For many observers, it is axiomatic that white Americans have been absorbed into a single culture due to the American “melting pot.” The melting pot myth is a cornerstone of the American historical narrative. This narrative suggests that, wherever immigrants came from, once in the United States they were eventually incorporated into an Anglo-Protestant culture that values, according to the late Samuel Huntington,
the English language; Christianity; religious commitment; English concepts of the rule of law, including the responsibility of rulers and the rights of individuals; and dissenting Protestant values of individualism, the work ethic, and the belief that humans have the ability and the duty to try to create a heaven on earth, a “city on a hill.” 1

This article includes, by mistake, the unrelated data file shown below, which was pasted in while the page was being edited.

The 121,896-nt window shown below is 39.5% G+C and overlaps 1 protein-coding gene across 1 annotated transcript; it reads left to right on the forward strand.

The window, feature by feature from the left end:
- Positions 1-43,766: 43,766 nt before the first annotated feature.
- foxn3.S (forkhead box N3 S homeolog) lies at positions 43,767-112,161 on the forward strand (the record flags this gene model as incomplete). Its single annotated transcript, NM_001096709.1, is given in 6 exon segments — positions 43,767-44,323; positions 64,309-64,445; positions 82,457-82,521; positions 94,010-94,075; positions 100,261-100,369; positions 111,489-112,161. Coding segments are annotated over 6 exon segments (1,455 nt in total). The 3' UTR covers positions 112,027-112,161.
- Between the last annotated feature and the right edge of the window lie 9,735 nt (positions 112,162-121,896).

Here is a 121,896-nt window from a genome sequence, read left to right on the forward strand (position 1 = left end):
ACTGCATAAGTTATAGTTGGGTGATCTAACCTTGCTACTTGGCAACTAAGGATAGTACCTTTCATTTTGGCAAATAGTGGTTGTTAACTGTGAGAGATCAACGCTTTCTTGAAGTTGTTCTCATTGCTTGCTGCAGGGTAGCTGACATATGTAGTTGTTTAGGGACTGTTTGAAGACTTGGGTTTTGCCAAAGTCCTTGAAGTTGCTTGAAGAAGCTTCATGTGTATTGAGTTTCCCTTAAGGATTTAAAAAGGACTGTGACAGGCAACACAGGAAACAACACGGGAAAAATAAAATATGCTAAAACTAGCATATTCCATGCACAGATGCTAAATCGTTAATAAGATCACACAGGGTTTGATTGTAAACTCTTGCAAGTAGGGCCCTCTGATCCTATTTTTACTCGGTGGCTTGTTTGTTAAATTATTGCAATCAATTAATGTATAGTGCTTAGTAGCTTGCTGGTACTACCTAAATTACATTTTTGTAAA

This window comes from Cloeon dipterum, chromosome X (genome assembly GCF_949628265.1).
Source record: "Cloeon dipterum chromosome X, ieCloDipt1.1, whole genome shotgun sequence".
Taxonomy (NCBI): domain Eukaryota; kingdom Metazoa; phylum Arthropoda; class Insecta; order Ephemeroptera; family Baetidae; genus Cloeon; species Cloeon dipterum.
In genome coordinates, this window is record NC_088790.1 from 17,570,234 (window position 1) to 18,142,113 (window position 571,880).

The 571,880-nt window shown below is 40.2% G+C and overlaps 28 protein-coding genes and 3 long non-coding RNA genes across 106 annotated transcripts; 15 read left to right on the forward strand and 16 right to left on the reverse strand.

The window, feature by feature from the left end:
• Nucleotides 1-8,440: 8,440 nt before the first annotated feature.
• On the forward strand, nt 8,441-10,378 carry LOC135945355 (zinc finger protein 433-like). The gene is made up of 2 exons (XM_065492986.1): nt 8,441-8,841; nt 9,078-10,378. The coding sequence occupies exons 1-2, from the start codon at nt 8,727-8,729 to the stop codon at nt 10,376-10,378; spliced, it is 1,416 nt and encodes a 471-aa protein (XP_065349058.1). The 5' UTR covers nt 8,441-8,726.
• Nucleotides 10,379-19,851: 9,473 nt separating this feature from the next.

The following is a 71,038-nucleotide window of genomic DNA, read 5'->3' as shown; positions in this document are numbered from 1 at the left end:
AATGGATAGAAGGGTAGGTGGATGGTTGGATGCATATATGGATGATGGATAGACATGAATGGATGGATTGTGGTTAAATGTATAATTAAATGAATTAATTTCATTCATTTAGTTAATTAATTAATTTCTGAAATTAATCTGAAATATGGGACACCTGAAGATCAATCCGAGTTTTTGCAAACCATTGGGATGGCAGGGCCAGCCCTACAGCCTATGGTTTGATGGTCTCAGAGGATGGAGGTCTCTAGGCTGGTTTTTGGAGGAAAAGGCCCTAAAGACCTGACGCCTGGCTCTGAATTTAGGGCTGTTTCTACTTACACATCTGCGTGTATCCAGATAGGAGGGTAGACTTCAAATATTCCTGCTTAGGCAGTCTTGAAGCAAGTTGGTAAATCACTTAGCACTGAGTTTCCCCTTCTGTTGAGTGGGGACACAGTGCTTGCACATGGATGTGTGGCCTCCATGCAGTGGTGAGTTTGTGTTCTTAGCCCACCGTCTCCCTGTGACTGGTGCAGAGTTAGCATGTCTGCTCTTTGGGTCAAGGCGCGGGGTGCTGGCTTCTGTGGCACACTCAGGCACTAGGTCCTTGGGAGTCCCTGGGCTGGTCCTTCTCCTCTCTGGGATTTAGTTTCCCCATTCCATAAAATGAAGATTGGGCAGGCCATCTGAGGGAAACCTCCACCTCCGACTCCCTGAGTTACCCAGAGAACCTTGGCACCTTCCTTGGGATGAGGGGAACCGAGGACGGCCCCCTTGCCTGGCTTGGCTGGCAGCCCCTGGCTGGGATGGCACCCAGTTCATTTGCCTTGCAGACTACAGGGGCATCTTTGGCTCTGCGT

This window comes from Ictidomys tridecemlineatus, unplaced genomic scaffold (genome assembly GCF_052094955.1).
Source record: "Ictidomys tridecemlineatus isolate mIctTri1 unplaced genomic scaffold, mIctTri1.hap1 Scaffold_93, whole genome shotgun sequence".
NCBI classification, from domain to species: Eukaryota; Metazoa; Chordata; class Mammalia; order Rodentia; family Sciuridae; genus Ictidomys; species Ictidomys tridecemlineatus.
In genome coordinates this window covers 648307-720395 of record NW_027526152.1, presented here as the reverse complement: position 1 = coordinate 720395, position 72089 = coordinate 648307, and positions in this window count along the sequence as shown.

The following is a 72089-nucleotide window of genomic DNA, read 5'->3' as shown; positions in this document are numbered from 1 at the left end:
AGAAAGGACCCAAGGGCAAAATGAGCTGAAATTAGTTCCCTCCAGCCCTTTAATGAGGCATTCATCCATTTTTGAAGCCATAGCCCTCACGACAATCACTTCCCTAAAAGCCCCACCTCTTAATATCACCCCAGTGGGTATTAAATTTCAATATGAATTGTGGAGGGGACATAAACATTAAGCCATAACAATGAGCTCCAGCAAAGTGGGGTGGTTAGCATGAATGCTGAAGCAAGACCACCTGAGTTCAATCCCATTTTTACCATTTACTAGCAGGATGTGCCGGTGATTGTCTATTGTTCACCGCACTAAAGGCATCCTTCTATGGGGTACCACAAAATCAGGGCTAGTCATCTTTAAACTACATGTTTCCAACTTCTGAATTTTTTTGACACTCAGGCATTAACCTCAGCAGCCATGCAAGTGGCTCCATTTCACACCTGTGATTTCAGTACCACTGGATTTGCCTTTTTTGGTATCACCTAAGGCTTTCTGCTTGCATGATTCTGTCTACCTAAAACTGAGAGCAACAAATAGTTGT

When political surveys ask respondents to name their genealogical background, if an individual identifi es as white and non-Hispanic, there is not typically a follow-up question to determine whether they predominantly identify as English, German, Swedish, Polish, or any other European nationality. There is sound logic to this practice. Nonetheless, the tendency to discount ethnic and other historical differences between white Americans may mask some important lingering political differences among white ethnic groups. This chapter will consider whether the melting pot narrative is true for whites, at least with regard to political behavior.